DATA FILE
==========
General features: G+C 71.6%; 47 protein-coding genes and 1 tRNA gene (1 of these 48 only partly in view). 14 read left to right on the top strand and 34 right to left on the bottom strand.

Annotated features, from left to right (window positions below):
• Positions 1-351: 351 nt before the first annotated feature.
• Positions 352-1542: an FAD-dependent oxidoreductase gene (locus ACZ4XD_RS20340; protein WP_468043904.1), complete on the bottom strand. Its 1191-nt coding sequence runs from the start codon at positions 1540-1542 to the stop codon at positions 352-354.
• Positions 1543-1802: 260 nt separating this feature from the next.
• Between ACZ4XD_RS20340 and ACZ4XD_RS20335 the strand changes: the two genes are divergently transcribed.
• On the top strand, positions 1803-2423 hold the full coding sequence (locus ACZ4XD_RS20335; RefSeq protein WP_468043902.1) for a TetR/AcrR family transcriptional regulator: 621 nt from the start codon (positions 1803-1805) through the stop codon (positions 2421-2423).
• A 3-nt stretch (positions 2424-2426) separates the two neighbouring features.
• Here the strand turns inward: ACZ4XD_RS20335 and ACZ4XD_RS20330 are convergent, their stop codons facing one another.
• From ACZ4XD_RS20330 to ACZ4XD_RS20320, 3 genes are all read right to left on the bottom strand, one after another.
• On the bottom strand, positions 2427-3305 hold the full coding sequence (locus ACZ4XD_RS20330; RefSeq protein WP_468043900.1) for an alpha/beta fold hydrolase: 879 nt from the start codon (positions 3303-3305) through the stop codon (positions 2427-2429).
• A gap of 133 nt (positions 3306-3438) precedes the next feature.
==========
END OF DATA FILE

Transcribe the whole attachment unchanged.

General features: G+C 71.6%; 47 protein-coding genes and 1 tRNA gene (1 of these 48 only partly in view). 14 read left to right on the top strand and 34 right to left on the bottom strand.

Annotated features, from left to right (window positions below):
• Positions 1-351: 351 nt before the first annotated feature.
• Positions 352-1542: an FAD-dependent oxidoreductase gene (locus ACZ4XD_RS20340; protein WP_468043904.1), complete on the bottom strand. Its 1191-nt coding sequence runs from the start codon at positions 1540-1542 to the stop codon at positions 352-354.
• Positions 1543-1802: 260 nt separating this feature from the next.
• Between ACZ4XD_RS20340 and ACZ4XD_RS20335 the strand changes: the two genes are divergently transcribed.
• On the top strand, positions 1803-2423 hold the full coding sequence (locus ACZ4XD_RS20335; RefSeq protein WP_468043902.1) for a TetR/AcrR family transcriptional regulator: 621 nt from the start codon (positions 1803-1805) through the stop codon (positions 2421-2423).
• A 3-nt stretch (positions 2424-2426) separates the two neighbouring features.
• Here the strand turns inward: ACZ4XD_RS20335 and ACZ4XD_RS20330 are convergent, their stop codons facing one another.
• From ACZ4XD_RS20330 to ACZ4XD_RS20320, 3 genes are all read right to left on the bottom strand, one after another.
• On the bottom strand, positions 2427-3305 hold the full coding sequence (locus ACZ4XD_RS20330; RefSeq protein WP_468043900.1) for an alpha/beta fold hydrolase: 879 nt from the start codon (positions 3303-3305) through the stop codon (positions 2427-2429).
• A gap of 133 nt (positions 3306-3438) precedes the next feature.